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|Title:||The network design problem: The traffic-responsive signal control scheme|
|Doctoral Committee Chair(s):||Haber, Robert B.|
|Department / Program:||Civil and Environmental Engineering|
|Degree Granting Institution:||University of Illinois at Urbana-Champaign|
Urban and Regional Planning
|Abstract:||This thesis concerns Bilevel Nonlinear Programming (BNP) and its application to the Network Design Problem (NDP): the Traffic-Responsive Signal Control (TRSC) scheme. The TRSC scheme considers the effect of signal controls on traffic flows in the standard traffic assignment problem through the integration of traffic control and traffic assignment submodels. Alternative problem formulations and available solution algorithms are briefly reviewed. Eight models based on two traffic signal timing policies, two different treatments of two-way stop intersections, and two different weights for turning movements are thus formulated. Among them four models are illustrated and compared. The iterative optimization and assignment (IOA) solution algorithm is suggested for solving a large-scale real network: the Chicago Area Transportation Study network. This real network contains 413 zones, 8408 nodes and 26719 links, of which a subregion consisting of 271 zones, 1059 nodes, and 2898 links is of primary interest. All the discussions are restricted to the subregion unless otherwise stated. The entire study area may be the largest network that has been tested for any type of the TRSC scheme until now.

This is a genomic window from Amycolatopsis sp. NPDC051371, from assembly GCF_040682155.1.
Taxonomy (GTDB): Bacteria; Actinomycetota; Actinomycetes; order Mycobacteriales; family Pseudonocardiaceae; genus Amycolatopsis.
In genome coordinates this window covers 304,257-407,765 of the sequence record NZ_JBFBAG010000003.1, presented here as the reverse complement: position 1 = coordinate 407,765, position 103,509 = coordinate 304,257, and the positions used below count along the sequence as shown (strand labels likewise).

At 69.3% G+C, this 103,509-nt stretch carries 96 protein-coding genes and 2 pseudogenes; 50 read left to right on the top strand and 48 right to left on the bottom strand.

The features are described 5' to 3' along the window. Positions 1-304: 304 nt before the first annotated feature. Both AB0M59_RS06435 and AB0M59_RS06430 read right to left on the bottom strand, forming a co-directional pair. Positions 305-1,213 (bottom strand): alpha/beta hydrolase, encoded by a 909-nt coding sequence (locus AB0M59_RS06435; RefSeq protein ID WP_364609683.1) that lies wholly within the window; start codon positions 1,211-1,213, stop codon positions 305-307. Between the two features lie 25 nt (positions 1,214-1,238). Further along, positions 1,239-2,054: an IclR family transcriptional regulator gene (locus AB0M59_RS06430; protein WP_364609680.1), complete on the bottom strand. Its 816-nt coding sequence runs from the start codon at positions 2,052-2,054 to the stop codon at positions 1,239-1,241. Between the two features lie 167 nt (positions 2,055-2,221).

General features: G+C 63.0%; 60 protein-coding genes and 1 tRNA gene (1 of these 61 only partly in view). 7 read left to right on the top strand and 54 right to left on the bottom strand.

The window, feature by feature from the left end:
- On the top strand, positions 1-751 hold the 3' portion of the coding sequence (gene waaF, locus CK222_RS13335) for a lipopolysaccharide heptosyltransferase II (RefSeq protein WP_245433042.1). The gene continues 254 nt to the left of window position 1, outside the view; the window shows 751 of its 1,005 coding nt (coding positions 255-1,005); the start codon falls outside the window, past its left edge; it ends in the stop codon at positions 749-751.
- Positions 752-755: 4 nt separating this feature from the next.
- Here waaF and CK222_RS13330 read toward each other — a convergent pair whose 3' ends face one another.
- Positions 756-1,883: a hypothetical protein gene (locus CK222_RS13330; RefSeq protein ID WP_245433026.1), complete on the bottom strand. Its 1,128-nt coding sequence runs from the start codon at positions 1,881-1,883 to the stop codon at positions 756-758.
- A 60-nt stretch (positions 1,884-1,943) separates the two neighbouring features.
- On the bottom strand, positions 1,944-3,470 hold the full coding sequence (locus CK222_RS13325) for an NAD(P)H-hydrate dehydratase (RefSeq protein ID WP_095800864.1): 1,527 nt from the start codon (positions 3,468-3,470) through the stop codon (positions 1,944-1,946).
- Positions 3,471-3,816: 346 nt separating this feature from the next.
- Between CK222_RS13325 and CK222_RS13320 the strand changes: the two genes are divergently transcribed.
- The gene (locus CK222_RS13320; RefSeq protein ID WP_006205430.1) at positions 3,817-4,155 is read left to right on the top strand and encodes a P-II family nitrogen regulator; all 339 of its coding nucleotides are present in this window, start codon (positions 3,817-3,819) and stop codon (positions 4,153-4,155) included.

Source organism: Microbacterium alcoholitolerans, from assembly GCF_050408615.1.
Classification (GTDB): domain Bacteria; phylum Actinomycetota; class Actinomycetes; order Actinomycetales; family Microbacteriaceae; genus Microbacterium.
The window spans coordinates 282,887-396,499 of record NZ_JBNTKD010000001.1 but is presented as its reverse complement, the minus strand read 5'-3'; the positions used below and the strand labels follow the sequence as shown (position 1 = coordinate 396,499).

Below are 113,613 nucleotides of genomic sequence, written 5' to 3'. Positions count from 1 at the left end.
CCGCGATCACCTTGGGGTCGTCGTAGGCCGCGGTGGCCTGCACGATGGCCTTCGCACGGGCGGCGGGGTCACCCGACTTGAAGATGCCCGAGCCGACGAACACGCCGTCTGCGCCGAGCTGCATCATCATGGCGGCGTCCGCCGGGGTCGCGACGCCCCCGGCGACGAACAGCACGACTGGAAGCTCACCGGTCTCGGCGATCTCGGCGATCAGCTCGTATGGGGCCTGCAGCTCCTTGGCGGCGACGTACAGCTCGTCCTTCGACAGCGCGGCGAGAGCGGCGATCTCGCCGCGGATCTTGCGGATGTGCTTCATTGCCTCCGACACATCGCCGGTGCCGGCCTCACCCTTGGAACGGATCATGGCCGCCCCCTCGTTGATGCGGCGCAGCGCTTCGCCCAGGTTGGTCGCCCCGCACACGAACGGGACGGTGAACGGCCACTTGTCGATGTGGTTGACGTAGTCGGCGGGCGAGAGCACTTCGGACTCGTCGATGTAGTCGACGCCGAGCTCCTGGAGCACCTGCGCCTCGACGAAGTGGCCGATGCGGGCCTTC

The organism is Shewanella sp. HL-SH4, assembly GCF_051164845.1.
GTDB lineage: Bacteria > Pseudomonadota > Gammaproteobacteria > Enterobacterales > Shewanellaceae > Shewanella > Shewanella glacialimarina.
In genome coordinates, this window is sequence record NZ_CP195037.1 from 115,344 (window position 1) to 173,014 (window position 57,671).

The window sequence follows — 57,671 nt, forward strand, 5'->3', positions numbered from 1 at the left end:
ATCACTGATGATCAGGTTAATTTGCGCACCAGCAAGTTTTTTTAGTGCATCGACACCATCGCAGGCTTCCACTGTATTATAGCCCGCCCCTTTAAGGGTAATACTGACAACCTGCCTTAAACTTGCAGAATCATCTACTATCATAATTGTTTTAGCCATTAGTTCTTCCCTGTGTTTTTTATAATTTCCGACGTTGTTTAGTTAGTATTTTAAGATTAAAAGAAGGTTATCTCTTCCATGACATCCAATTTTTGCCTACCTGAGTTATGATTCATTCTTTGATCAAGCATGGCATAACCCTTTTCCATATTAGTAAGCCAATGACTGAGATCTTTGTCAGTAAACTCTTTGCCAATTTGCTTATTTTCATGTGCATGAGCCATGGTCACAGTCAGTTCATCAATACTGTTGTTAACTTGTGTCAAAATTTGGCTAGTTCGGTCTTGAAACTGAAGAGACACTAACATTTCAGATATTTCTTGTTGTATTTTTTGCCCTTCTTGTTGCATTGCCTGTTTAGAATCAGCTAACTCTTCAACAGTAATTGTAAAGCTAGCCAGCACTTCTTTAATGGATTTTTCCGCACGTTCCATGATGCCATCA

It is observed that the solutions for the four models are stabilized after six iterations of the TRSC scheme. It is also found that the difference between the delay minimization and the equal degree of saturation traffic signal timing policies tested is not significant. For simplicity, the equal degree of saturation traffic signal timing policy may be safely used to approximate the delay minimization traffic signal timing policy. The treatment of two-way stop intersections by a simplified 1985 HCM method does not make much difference in the objective values as well. The models' performance and benefit that could be obtained from the TRSC scheme were extensively discussed by eight network performance measures and comparative studies.
The thesis also describes our experience with code optimization on the Alliant FX/8, a mini-supercomputer. The parallel nature of the problem, mainly in the minimum path search and all-or-nothing assignment algorithms, is explained. Moreover, the computer memory requirement is not necessarily increased for the optimized code. The importance of adopting the parallel computing technique was justified by the case study and may be emphasized more by a new research area--vehicle navigation guidance system.
|Rights Information:||Copyright 1989 Chen, Huey-Kuo|
|Date Available in IDEALS:||2011-05-07|
|Identifier in Online Catalog:||AAI9010824|
This item appears in the following Collection(s)
Graduate Dissertations and Theses at Illinois
Graduate Theses and Dissertations at Illinois
Dissertations and Theses - Civil and Environmental Engineering